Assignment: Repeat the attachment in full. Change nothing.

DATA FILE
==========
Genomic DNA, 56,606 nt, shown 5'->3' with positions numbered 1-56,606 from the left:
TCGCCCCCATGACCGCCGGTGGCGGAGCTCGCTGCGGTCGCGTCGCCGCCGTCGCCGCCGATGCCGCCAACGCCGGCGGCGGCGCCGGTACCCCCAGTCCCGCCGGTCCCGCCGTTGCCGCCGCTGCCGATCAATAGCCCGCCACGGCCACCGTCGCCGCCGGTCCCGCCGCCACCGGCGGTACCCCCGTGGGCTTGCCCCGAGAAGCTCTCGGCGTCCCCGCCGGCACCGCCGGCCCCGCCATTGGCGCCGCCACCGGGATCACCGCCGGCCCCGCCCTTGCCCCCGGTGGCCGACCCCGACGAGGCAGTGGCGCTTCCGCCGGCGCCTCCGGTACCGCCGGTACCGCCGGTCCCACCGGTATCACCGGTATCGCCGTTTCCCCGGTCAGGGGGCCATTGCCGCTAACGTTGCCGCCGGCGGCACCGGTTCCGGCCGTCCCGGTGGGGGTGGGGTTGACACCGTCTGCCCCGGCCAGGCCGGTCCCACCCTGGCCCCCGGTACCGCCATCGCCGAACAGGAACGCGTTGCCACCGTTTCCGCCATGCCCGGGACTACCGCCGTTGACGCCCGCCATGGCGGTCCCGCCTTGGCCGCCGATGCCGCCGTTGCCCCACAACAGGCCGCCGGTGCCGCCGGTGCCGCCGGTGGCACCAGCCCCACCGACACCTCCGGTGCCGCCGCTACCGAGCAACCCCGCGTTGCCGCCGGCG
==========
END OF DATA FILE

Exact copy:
Genomic DNA, 56,606 nt, shown 5'->3' with positions numbered 1-56,606 from the left:
TCGCCCCCATGACCGCCGGTGGCGGAGCTCGCTGCGGTCGCGTCGCCGCCGTCGCCGCCGATGCCGCCAACGCCGGCGGCGGCGCCGGTACCCCCAGTCCCGCCGGTCCCGCCGTTGCCGCCGCTGCCGATCAATAGCCCGCCACGGCCACCGTCGCCGCCGGTCCCGCCGCCACCGGCGGTACCCCCGTGGGCTTGCCCCGAGAAGCTCTCGGCGTCCCCGCCGGCACCGCCGGCCCCGCCATTGGCGCCGCCACCGGGATCACCGCCGGCCCCGCCCTTGCCCCCGGTGGCCGACCCCGACGAGGCAGTGGCGCTTCCGCCGGCGCCTCCGGTACCGCCGGTACCGCCGGTCCCACCGGTATCACCGGTATCGCCGTTTCCCCGGTCAGGGGGCCATTGCCGCTAACGTTGCCGCCGGCGGCACCGGTTCCGGCCGTCCCGGTGGGGGTGGGGTTGACACCGTCTGCCCCGGCCAGGCCGGTCCCACCCTGGCCCCCGGTACCGCCATCGCCGAACAGGAACGCGTTGCCACCGTTTCCGCCATGCCCGGGACTACCGCCGTTGACGCCCGCCATGGCGGTCCCGCCTTGGCCGCCGATGCCGCCGTTGCCCCACAACAGGCCGCCGGTGCCGCCGGTGCCGCCGGTGGCACCAGCCCCACCGACACCTCCGGTGCCGCCGCTACCGAGCAACCCCGCGTTGCCGCCGGCG